Subject: NetBSD Security Advisory 2000-003
To: None <email@example.com>
From: NetBSD Security Officer <firstname.lastname@example.org>
Date: 05/28/2000 23:44:44
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NetBSD Security Advisory 2000-003
Topic: Exploitable Vulnerability in Xlockmore
Version: NetBSD pkgsrc prior to 11th May 2000.
Severity: xlock can be manipulated to print the shadow password information
The advisory outlines how xlock can be manipulated to print the shadow
password information even though it drops root privileges before an
To quote from the NAI advisory:
"The xlock program locks an X server until a valid password is entered.
The command line option -mode provides a user with a mechanism to
change the default display shown when the X server is locked. xlock
is installed with privileges to obtain password information, although
these are dropped as early as possible. An overflow in the -mode
command line option allows a malicious attacker to reveal arbitrary
portions of xlock's address space including the shadow password file."
Again, quoting from the NAI advisory:
"The buffer overflow in xlock is not a traditional overflow since all
privileges have been dropped, the global variables overflowed are in
the initialized data section (.data) of memory and shellcode is not
used for exploitation.
"Upon initialisation xlock reads the shadow password file to obtain the
current users password hash then immediately relinquishes privileges.
The password hashes, including those not belonging to the user running
xlock, are stored in memory and continue to be accessible by xlock.
"When the -mode command line option is specified a strcpy() occurs in
the function checkResources(). The argument to -mode is copied into
a small buffer allocated on the initialized data section (.data)
called old_default_mode. If an arbitrarily large command line argument
is specified, numerous global variables in the initialized data
section will be overrun, including genTable, modeTable, cmdlineTable,
earlyCmdlineTable, and opDesc.
"When an unknown -mode type is specified, as will occur when a large
command line option is provided, the program aborts using a function
called Syntax() defined in resources.c. The purpose of the Syntax()
function is to provide information regarding any "bad command line
options" and then print a complete list of the correct options.
"The Syntax() function utilizes the global variable opDesc which can be
overwritten via the command line argument to -mode. The opDesc buffer
is allocated as an array of OptionStruct structures each containing
two character pointers as defined in mode.h. The first pointer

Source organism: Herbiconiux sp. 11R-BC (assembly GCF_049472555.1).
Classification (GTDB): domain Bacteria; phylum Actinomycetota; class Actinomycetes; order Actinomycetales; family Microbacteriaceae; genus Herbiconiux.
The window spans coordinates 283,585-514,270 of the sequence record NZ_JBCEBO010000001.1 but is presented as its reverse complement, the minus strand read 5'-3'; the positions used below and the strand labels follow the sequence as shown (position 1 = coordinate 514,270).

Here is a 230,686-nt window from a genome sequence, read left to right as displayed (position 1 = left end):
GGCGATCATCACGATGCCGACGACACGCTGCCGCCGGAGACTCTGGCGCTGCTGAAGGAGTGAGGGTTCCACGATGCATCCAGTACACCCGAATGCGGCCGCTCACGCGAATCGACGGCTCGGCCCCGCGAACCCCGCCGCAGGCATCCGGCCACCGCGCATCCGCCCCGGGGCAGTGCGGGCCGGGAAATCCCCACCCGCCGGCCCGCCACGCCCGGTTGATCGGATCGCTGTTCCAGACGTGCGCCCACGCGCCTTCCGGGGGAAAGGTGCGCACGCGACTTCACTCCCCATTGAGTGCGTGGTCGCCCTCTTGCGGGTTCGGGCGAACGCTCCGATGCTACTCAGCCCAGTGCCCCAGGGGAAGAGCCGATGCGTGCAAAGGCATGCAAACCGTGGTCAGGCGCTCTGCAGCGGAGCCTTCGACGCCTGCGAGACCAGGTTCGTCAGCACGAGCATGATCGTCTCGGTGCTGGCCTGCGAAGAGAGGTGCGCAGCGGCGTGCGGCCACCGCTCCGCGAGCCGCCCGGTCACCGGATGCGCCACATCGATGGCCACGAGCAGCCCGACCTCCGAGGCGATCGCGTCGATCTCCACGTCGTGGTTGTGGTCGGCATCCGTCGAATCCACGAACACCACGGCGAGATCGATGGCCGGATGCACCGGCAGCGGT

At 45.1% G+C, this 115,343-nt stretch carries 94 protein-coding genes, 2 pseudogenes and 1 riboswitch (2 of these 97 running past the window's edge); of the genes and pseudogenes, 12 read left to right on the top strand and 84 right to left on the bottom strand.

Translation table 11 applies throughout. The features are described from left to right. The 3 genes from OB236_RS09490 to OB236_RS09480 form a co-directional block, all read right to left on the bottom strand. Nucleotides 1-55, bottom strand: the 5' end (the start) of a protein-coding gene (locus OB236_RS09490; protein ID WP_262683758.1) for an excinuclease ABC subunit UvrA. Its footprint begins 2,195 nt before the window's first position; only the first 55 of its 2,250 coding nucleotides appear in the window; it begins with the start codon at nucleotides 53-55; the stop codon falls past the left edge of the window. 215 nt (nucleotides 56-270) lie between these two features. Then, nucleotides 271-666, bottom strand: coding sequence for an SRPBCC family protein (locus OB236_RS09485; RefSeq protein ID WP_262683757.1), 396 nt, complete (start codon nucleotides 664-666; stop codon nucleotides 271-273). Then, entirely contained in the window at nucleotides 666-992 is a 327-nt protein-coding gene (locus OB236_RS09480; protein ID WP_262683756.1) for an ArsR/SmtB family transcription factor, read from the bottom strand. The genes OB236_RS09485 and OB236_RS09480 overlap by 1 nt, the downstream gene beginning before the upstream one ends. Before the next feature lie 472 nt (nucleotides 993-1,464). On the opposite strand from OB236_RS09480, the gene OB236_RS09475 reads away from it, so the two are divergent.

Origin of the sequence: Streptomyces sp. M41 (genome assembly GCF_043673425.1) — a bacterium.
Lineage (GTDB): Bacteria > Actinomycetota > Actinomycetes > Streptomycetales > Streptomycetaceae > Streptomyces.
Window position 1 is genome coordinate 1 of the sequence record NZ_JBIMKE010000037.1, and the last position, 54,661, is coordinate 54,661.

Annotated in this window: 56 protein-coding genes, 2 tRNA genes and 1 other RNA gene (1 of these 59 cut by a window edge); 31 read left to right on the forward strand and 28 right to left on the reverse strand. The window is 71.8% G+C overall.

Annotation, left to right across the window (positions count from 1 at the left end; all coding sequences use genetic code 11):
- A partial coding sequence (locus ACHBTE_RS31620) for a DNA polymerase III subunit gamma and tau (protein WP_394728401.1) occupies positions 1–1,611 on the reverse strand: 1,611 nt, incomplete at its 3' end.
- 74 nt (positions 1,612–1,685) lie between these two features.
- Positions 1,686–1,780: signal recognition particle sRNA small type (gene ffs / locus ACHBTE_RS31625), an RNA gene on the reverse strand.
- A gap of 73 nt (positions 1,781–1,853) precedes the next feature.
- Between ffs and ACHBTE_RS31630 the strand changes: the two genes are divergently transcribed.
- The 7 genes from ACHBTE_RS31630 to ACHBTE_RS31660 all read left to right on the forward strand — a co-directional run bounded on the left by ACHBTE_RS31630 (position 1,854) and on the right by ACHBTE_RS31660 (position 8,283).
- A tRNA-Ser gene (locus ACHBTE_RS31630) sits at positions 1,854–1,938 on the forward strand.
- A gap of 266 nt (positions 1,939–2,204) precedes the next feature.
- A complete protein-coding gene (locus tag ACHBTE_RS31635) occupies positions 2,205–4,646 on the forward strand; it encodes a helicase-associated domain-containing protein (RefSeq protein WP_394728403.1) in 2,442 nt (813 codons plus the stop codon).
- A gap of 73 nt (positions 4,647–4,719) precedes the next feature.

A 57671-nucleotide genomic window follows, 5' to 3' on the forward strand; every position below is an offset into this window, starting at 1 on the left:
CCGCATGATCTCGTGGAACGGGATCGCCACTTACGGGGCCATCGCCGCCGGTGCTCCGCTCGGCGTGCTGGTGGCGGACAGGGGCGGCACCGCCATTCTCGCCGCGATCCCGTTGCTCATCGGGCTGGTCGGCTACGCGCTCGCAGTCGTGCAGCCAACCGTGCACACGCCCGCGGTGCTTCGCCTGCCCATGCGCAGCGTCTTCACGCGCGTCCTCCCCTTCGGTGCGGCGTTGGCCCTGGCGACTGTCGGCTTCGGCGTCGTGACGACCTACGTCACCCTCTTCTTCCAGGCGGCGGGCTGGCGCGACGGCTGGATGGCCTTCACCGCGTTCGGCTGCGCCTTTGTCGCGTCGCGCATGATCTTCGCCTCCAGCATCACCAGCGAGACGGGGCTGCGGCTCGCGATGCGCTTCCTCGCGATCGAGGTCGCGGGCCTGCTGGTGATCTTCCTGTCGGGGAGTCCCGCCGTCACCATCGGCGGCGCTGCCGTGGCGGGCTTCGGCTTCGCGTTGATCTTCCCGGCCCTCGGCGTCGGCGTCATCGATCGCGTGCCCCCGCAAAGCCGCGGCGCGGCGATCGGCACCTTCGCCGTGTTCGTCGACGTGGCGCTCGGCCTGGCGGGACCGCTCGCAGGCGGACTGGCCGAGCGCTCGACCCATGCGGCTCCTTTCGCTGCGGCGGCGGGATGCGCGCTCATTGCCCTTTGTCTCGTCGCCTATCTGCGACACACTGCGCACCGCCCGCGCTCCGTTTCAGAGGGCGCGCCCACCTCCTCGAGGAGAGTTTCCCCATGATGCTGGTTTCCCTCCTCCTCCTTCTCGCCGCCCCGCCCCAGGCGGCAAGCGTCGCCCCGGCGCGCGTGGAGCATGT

provides the name of a command line option and the second a
description of the option.
"The Syntax() function walks the array of OptionStruct structures in
opDesc printing both the name and description of the command line
options. Overwritting the opDesc buffer with addresses pointing to the
shadow password file stored in memory results in the Syntax() function
printing the shadow password file instead of the command line options."
Solutions and Workarounds
Versions of xlockmore up to, and including, version 4.16 are
vulnerable. To find out the version of xlockmore installed on your
NetBSD system, you can use pkg_info(1):
pkg_info -e xlockmore
If you have version 4.16 or lower, you should upgrade to version
4.16.1 of xlockmore, which has been part of the NetBSD packages
collection since 11th May 2000. If xlockmore is not installed on
your system, no output will be generated.
If a vulnerable version of xlockmore is installed, then you can
immediately remove the vulnerability by deleting the package -
as root, type
pkg_delete -v xlockmore
To upgrade to version 4.16.1 of xlockmore, first make sure that you
have a version of the pkgsrc hierarchy from 11th May 2000 or later.
(See http://www.netbsd.org/Sites/net.html for ways to obtain NetBSD,
and pkgsrc, its packages collection.)
You can then install the new version of the package:
cd pkgsrc/x11/xlockmore; make clean; make install
There are also precompiled binary packages of xlockmore-4.16.1 for
some NetBSD ports available from:
Jim Magdych <Jim_Magdych@NAI.com> Security Research Manager, Network
Associates, Inc, for finding the vulnerability and alerting us, and
David A. Bagley <email@example.com>, the xlock maintainer, who has
provided an offical patch.
2000/05/16 original draft.
2000/05/27 polish for release.
Information about NetBSD and NetBSD security can be found at
http://www.NetBSD.ORG/ and http://www.NetBSD.ORG/Security/.
Copyright 2000, The NetBSD Foundation, Inc. All Rights Reserved.
$NetBSD: NetBSD-SA2000-003.txt,v 1.3 2000/05/28 02:20:45 sommerfeld Exp $
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